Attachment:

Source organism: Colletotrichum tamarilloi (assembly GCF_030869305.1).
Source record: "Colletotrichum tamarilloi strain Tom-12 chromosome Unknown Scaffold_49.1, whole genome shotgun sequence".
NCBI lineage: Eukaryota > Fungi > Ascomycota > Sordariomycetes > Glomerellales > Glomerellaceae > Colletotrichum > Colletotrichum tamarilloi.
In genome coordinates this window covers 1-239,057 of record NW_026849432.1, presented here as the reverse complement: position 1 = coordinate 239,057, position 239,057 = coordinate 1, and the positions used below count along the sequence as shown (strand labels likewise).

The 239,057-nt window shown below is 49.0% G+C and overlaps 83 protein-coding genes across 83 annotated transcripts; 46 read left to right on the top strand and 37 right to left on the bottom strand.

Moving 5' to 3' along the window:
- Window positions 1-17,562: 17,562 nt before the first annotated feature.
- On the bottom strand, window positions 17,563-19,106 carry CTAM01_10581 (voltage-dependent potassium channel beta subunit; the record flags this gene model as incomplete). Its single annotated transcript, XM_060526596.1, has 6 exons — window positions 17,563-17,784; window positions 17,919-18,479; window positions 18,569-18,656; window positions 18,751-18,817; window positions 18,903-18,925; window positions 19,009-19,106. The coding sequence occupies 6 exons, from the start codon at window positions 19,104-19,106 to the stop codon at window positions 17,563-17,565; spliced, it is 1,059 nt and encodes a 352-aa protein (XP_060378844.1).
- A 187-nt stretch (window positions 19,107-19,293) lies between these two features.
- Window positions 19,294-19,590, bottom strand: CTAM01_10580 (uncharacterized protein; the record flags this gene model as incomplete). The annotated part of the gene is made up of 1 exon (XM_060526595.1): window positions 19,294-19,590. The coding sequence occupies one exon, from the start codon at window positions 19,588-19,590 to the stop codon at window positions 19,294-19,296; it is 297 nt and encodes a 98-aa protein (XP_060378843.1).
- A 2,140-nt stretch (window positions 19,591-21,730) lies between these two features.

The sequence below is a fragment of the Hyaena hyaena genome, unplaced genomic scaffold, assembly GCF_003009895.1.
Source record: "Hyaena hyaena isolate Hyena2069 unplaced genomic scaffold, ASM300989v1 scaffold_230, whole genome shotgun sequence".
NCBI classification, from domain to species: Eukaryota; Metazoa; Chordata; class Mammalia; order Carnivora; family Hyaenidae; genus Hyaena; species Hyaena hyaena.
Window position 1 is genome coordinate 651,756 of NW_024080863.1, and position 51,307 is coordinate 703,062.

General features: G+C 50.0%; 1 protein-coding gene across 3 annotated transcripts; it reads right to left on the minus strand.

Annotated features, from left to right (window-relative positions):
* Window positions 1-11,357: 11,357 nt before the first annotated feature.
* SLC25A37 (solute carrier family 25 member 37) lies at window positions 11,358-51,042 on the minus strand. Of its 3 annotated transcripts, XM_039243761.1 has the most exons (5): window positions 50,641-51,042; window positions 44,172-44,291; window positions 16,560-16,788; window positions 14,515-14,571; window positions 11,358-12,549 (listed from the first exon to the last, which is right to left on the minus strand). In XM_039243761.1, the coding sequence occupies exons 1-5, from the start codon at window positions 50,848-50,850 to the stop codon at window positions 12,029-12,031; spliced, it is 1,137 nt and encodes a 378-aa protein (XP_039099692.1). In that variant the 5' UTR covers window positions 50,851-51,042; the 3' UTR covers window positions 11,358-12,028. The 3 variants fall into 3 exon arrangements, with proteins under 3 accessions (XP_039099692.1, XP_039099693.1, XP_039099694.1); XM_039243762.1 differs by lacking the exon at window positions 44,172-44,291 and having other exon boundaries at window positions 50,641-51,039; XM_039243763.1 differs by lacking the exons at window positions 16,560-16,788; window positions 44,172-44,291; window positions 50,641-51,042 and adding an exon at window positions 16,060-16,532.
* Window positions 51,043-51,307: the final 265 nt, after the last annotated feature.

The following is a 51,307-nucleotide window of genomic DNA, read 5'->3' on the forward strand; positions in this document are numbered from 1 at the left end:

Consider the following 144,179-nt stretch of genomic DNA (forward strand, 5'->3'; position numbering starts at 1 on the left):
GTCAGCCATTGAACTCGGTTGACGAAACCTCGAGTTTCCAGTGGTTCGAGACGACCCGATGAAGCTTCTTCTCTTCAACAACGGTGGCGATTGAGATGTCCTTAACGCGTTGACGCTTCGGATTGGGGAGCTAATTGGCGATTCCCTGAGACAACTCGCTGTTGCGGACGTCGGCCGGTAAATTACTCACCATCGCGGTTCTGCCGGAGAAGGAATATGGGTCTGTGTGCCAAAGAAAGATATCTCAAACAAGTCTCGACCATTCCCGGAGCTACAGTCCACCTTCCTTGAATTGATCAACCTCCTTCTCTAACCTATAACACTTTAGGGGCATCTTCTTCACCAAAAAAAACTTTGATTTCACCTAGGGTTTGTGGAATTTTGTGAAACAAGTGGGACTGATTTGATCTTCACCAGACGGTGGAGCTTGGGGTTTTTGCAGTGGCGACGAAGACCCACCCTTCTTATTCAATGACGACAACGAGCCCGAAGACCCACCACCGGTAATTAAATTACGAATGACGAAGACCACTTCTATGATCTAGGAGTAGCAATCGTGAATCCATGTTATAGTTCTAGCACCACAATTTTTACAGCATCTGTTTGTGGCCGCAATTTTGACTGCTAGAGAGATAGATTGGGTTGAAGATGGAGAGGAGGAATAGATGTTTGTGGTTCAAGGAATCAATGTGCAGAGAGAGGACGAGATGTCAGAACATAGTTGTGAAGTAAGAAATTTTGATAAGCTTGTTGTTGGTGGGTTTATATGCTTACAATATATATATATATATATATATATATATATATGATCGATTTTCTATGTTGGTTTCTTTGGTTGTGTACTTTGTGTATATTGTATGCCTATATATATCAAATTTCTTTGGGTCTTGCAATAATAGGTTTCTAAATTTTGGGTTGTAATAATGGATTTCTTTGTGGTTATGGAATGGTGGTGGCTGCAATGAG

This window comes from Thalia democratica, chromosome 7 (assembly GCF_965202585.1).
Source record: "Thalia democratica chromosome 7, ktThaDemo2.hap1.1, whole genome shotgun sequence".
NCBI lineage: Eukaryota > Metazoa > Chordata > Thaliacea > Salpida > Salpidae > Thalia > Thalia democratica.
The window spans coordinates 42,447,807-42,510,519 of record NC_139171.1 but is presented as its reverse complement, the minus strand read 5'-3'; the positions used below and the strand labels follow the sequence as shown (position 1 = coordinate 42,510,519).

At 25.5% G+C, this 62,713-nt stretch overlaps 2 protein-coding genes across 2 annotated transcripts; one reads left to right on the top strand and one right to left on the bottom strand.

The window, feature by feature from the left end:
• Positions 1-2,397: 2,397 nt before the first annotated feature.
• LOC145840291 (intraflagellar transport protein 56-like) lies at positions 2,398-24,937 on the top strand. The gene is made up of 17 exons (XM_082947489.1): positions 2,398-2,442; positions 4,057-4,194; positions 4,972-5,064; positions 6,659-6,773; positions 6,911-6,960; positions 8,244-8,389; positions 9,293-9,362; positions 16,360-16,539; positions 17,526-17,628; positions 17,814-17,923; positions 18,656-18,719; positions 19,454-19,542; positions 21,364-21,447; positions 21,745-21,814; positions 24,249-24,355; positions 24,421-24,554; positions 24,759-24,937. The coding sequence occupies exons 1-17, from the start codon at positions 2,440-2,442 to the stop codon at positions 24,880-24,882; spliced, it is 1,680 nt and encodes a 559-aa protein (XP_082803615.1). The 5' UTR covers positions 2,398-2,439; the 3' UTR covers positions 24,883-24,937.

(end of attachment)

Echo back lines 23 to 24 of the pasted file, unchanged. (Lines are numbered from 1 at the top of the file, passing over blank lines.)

GTCAGCCATTGAACTCGGTTGACGAAACCTCGAGTTTCCAGTGGTTCGAGACGACCCGATGAAGCTTCTTCTCTTCAACAACGGTGGCGATTGAGATGTCCTTAACGCGTTGACGCTTCGGATTGGGGAGCTAATTGGCGATTCCCTGAGACAACTCGCTGTTGCGGACGTCGGCCGGTAAATTACTCACCATCGCGGTTCTGCCGGAGAAGGAATATGGGTCTGTGTGCCAAAGAAAGATATCTCAAACAAGTCTCGACCATTCCCGGAGCTACAGTCCACCTTCCTTGAATTGATCAACCTCCTTCTCTAACCTATAACACTTTAGGGGCATCTTCTTCACCAAAAAAAACTTTGATTTCACCTAGGGTTTGTGGAATTTTGTGAAACAAGTGGGACTGATTTGATCTTCACCAGACGGTGGAGCTTGGGGTTTTTGCAGTGGCGACGAAGACCCACCCTTCTTATTCAATGACGACAACGAGCCCGAAGACCCACCACCGGTAATTAAATTACGAATGACGAAGACCACTTCTATGATCTAGGAGTAGCAATCGTGAATCCATGTTATAGTTCTAGCACCACAATTTTTACAGCATCTGTTTGTGGCCGCAATTTTGACTGCTAGAGAGATAGATTGGGTTGAAGATGGAGAGGAGGAATAGATGTTTGTGGTTCAAGGAATCAATGTGCAGAGAGAGGACGAGATGTCAGAACATAGTTGTGAAGTAAGAAATTTTGATAAGCTTGTTGTTGGTGGGTTTATATGCTTACAATATATATATATATATATATATATATATATATGATCGATTTTCTATGTTGGTTTCTTTGGTTGTGTACTTTGTGTATATTGTATGCCTATATATATCAAATTTCTTTGGGTCTTGCAATAATAGGTTTCTAAATTTTGGGTTGTAATAATGGATTTCTTTGTGGTTATGGAATGGTGGTGGCTGCAATGAG

This window comes from Thalia democratica, chromosome 7 (assembly GCF_965202585.1).